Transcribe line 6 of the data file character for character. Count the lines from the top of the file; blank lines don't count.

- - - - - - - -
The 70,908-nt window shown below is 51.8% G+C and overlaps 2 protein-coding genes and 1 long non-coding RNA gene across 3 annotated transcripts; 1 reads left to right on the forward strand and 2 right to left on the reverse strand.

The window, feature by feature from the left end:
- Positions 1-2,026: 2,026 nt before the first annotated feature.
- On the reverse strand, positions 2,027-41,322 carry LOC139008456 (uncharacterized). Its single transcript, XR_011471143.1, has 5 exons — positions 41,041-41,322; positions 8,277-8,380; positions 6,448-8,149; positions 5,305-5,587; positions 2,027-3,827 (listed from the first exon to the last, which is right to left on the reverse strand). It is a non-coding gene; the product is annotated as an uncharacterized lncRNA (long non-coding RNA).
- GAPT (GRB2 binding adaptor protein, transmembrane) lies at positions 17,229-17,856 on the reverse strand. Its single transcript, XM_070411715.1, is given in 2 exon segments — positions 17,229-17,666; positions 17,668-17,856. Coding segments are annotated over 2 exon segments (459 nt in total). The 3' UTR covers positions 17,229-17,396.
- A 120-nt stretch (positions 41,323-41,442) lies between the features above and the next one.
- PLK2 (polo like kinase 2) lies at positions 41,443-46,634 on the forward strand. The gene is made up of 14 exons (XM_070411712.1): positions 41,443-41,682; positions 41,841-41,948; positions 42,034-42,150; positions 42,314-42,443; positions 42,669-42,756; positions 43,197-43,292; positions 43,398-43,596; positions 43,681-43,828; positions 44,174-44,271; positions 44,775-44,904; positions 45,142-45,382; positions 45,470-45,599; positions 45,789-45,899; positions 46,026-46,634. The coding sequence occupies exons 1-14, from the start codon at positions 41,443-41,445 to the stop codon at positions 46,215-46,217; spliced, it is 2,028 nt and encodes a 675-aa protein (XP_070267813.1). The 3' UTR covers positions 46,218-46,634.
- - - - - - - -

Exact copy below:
- A 120-nt stretch (positions 41,323-41,442) lies between the features above and the next one.